After that last episode in this series of articles, I believe I have announced [while still managing not to say it] why this popular television show has driven me straight into my second critical rut. [The Coens were my first.] I saw within the Breaking Bad Universe, a lynchpin for all my Refabracative ideas.
No one has ever denied that my story analysis techniques are among the best they’ve ever read. [Even with my exceedingly low profile, I still average one email a month in which someone discovers [and then praises] my analytical approach to story. Until Breaking Bad, I had a method [Bowdlerizing Kant or Refabrication] and a metaphysical principle [Art begets Life], but I was without a unifying thesis which could act as the web to link all my ideas. By accident, Breaking Bad gave me that web.
Every story is a metaphor for the artist’s journey toward resonance.
THIS is the idea with which I will begin all future analysis. Every story [and in the wider, as yet unproved web, EVERY creative endeavor] is an attempt by the Artist to reconcile the pressure to achieve resonance within the demands of belonging to a wildly social species. The Artist is not an acceptable occupation for humans, and yet this article and everything we hold as unique about ourselves would be missing without her. There is a fundamental antimony of human psychology present in the drive to be creative. If I am creative then I am not human… Or in the already sketched terms of this series of articles:
I am a psychopath.
The moment in which I realized all these ideas in the show is when Walter walks in on Jesse and Jane after they have put themselves into a heroin induced stupor. As he watches them, Jane begins to choke to death on her vomit. Walter moves to save her… and then decides against it. He lets Jane die. He even stands there and waits to make sure she is dead before leaving the apartment. Walter the psychopath has just reasoned, correctly, that with Jane out of the picture, he can resume control of Jesse and continue down the road that will lead him to his wealth and notoriety. Jane’s death helps to solve Walter’s resonance problem. Breaking Bad The Television Show has just stated the first premise in the argument for Artistic solitude.
The radius of an Artist’s resonance is inversely proportional to the number of people the Artist is willing to care for MORE THAN herself.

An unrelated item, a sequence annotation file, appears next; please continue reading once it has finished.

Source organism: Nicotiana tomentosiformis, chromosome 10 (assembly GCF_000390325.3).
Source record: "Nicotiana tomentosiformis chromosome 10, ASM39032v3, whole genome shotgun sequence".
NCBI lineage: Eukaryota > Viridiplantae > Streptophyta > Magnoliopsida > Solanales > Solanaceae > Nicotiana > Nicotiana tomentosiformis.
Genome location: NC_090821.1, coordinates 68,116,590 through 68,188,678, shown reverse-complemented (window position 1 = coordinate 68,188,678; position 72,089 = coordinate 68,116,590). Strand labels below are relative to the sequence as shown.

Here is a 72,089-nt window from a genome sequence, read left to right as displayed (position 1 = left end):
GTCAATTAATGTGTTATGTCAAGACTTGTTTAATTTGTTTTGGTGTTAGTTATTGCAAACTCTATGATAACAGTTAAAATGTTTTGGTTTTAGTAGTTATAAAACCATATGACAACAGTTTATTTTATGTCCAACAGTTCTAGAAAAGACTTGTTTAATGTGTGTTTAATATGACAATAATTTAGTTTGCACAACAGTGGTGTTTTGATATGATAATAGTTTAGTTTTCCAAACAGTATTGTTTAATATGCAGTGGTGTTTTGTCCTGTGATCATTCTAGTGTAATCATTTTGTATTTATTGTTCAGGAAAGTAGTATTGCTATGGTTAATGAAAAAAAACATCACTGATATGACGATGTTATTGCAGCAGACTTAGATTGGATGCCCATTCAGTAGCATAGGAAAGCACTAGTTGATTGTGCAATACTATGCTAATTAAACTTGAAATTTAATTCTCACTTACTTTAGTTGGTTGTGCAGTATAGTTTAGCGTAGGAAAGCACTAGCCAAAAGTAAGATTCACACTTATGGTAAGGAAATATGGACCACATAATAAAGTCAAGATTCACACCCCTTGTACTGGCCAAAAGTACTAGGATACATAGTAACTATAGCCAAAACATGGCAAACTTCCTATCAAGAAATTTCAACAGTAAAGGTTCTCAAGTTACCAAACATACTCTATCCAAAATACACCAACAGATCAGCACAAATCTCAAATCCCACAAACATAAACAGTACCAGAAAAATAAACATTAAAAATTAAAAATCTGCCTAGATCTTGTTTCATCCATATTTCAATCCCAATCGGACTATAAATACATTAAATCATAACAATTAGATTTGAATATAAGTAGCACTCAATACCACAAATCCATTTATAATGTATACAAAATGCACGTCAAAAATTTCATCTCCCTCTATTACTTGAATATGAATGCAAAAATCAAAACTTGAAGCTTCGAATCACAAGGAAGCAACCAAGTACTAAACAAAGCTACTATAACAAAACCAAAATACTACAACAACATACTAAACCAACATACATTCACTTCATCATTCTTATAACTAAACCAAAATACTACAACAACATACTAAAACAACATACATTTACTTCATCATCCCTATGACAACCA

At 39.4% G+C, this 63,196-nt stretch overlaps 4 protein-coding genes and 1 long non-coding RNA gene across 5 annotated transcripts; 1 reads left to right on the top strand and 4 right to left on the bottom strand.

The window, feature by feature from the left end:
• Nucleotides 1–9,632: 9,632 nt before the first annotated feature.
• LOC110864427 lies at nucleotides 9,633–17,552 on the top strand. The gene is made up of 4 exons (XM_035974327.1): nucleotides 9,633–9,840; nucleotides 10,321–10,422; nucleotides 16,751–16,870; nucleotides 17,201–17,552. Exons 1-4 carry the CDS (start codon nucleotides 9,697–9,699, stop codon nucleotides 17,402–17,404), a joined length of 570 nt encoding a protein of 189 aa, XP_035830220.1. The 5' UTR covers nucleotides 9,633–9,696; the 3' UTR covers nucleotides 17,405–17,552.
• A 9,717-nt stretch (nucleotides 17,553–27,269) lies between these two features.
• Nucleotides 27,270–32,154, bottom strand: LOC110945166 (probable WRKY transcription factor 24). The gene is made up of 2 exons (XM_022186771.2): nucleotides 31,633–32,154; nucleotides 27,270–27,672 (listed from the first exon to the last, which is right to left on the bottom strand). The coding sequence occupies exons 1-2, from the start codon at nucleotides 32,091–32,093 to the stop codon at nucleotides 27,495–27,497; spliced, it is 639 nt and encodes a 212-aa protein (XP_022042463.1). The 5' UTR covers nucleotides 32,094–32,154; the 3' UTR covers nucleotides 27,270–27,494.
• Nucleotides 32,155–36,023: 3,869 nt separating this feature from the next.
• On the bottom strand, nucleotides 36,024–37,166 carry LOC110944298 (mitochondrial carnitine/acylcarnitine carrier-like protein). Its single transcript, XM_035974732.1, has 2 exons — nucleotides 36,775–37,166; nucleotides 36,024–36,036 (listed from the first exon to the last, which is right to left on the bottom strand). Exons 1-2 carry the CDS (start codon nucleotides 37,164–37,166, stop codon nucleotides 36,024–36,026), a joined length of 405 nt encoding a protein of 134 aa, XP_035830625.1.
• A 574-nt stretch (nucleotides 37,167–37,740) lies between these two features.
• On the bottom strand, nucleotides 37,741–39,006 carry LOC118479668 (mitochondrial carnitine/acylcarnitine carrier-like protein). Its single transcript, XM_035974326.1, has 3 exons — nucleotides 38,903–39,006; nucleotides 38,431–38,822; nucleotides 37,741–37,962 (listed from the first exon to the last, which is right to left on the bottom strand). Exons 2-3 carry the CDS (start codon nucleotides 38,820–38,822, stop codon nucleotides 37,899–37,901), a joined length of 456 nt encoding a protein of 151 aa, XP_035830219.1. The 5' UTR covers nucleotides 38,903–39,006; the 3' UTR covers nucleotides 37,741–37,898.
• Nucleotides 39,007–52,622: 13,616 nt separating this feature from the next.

This is not yet new ground. Western Civilization has been advancing some form of this argument since the Renaissance. And, if Breaking Bad had stopped at this restatement of old ideas, I’m quite sure that I wouldn’t have finished watching it, and it wouldn’t be the cultural phenomenon that it is. What is new are the following additional premises [in no particular order]:
The Artist prefers solitude.
People are Artists, but Artists aren’t people.
Resonance ONLY blooms for universes of One.
Ideas are more important than people.
I will save the individual discussion of each of these premises for ensuing articles. I will also tie their appearance in the show to specific episodes. Penultimately, I will shape them into a workable argument that has “Artists forsake the world” as its conclusion. Lastly, I will excoriate this argument with all my intellectual might. A world in which Art blooms in dead soil is no world I want to live in.
Standing at the end of History’s longest preamble, and just stepping onto the road that leads to our actual destination, I can’t help but stand back in appreciation of what this MERE television show accomplished. An ancillary realization that I have had is that Artistic Intentions do not always correlate with Artistic Results. I know those responsible for Breaking Bad did not intend to make the aesthetic statement they ended up making. By accident, they forged a new myth. Although everything I have written in these first six articles is worth pursuing to completion, I’m not sure that the ancillary realization I have had is not more important. In obfuscated terminology:
No one becomes Shakespeare by trying to be Shakespeare.